It is finally up.

Image of man on prepress floor

I have a favorite pic­ture of my grand­fa­ther, Thomas G. Howell.

He and I are play­ing with a trac­tor in the floor. His hands are dirty, not uncom­mon for a man of his era. I never really under­stood where the black that filled the crevices of his fin­ger­nails orig­i­nated. My grand­fa­ther died when I was about seven. I was too upset to go to the funeral, but I do remem­ber vis­it­ing his grave. I think he is amused that I went to all of this trou­ble to high­light some­thing he did every day.

My grand­fa­ther was a type­set­ter. He began his career at the Still­wa­ter News­Press and ended it some years later at the Ada Evening News. Dur­ing that time, the basic tech­nol­ogy of the day, print­ing with lead type, remained the same as in Guten­berg’s era. It was start­ing to wain in 1978. Who would have known how much the design and print­ing world would change. Its amaz­ing what time can do, give or take twenty years either way. Com­pare his lead type to the high end pro­duc­tion tool I learned in col­lege, which is less func­tional than my kids’ iPod Touch is today. And then you have this. The inter­net needs no introduction.

Many years after my grand­fa­ther’s death, I became inter­ested in pho­tog­ra­phy, and then design though my expe­ri­ence in year­book dur­ing my mid­dle school grades. I began to learn some of the details of typog­ra­phy and set­ting type. I left for col­lege, changed majors, only to return to design. Even­tu­ally I earned an MFA in visual com­mu­ni­ca­tions. It was there I finally returned to the knowl­edge of my grand­fa­ther. I was con­fused in learn­ing typog­ra­phy dur­ing the dig­i­tal age. I needed some point of ref­er­ence to explain top­ics that were sim­ple in his era, so I began to explore and doc­u­ment. Ulti­mately, I knew that I would need to con­nect the dots between his tech­nol­ogy and that of my grand­chil­dren. So off I went.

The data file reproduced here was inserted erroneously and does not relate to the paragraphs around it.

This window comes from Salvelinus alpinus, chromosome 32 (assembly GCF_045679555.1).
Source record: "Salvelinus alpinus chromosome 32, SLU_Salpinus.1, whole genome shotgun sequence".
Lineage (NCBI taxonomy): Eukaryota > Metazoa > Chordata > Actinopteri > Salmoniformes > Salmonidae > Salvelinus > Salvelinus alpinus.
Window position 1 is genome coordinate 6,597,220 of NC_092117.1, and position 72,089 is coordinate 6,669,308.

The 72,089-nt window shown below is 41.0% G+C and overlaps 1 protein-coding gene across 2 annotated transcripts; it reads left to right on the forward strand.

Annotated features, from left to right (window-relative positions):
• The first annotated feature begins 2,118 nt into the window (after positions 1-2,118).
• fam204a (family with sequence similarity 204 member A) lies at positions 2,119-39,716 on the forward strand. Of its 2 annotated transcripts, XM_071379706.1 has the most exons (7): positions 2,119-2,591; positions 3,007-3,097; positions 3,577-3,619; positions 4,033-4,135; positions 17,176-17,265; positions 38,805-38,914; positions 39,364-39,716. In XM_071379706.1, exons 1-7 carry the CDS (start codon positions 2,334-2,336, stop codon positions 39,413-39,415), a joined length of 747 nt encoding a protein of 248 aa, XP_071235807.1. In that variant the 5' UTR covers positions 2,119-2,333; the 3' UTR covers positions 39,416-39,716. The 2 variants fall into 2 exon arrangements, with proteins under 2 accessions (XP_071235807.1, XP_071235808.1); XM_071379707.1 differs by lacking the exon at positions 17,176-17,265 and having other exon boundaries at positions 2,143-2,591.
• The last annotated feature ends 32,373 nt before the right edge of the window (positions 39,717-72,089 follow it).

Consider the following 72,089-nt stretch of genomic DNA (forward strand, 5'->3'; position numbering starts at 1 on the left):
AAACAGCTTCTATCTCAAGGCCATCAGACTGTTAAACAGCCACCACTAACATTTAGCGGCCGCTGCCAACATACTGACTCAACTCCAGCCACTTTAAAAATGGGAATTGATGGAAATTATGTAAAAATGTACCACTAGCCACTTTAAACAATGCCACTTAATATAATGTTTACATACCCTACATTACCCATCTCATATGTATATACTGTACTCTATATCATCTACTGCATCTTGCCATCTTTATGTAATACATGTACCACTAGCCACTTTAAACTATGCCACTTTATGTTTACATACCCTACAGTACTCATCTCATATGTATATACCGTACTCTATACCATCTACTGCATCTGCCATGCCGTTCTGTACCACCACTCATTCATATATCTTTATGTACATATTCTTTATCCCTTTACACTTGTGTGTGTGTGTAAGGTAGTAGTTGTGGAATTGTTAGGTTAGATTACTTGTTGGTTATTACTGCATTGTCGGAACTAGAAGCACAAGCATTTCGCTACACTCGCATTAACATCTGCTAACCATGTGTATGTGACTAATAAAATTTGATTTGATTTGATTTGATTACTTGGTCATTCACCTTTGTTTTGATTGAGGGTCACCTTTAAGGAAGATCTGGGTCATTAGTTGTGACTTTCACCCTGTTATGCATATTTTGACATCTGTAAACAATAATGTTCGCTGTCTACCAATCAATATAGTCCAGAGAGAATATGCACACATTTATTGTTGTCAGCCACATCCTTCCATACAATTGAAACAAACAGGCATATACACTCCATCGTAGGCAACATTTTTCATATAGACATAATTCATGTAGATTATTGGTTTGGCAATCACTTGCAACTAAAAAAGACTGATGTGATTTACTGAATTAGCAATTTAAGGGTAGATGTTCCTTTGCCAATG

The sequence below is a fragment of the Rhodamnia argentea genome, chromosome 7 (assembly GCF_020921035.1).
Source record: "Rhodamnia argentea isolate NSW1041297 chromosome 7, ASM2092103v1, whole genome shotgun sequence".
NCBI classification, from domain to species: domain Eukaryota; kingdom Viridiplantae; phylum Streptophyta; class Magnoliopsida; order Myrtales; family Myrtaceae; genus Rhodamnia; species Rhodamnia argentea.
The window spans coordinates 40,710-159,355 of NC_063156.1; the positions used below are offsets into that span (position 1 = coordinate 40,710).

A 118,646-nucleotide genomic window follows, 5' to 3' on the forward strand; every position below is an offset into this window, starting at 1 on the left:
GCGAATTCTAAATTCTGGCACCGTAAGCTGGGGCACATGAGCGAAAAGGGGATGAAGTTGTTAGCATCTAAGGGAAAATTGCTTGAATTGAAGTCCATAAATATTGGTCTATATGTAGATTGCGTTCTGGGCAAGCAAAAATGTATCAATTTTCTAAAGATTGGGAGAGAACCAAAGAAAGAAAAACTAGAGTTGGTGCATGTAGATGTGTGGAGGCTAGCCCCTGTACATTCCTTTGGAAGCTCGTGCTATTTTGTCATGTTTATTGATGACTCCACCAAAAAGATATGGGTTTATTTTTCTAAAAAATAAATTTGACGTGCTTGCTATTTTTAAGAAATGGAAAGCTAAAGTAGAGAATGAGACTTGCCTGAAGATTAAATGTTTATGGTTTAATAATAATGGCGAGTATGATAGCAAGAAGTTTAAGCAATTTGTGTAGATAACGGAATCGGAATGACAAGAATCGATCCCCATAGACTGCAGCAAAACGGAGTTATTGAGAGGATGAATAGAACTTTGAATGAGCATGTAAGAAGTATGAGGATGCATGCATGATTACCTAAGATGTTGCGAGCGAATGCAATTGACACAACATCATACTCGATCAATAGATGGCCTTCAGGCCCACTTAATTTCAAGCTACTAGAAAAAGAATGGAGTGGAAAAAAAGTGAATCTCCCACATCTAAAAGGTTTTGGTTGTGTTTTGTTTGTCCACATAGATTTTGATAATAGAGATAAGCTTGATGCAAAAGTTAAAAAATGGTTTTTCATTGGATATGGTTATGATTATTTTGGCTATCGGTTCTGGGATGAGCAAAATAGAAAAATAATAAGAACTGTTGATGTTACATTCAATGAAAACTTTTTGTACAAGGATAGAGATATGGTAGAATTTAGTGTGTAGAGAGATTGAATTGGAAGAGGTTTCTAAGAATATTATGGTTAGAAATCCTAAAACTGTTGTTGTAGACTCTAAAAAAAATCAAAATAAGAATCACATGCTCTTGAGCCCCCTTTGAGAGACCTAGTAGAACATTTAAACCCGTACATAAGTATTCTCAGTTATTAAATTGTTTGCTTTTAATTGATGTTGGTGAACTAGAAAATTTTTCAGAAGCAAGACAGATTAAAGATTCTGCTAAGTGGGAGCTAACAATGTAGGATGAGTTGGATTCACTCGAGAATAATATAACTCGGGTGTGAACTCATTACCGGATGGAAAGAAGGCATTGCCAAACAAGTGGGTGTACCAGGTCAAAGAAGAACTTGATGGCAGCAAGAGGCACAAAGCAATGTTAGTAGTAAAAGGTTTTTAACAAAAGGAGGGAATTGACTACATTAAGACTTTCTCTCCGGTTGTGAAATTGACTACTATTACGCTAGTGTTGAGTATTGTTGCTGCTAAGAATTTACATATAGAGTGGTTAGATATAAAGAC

When I saw this pic­ture, it all made a lit­tle more sense. I have been work­ing ever since to learn the trade and have a place like this to leave what I found for oth­ers who might want it. It has taken a while and plenty of money, but I had the help of many oth­ers along the way Thanks to my mom and dad for fos­ter­ing my inter­ests, to my men­tors in school for chal­leng­ing my knowl­edge, to my col­leagues in the field for sup­port­ing my argu­ments, to my in-laws for mov­ing the let­ter­press, and to my wife Katie for help­ing me put it all together. This is my new favorite pic­ture for what it rep­re­sents. Thanks grandad.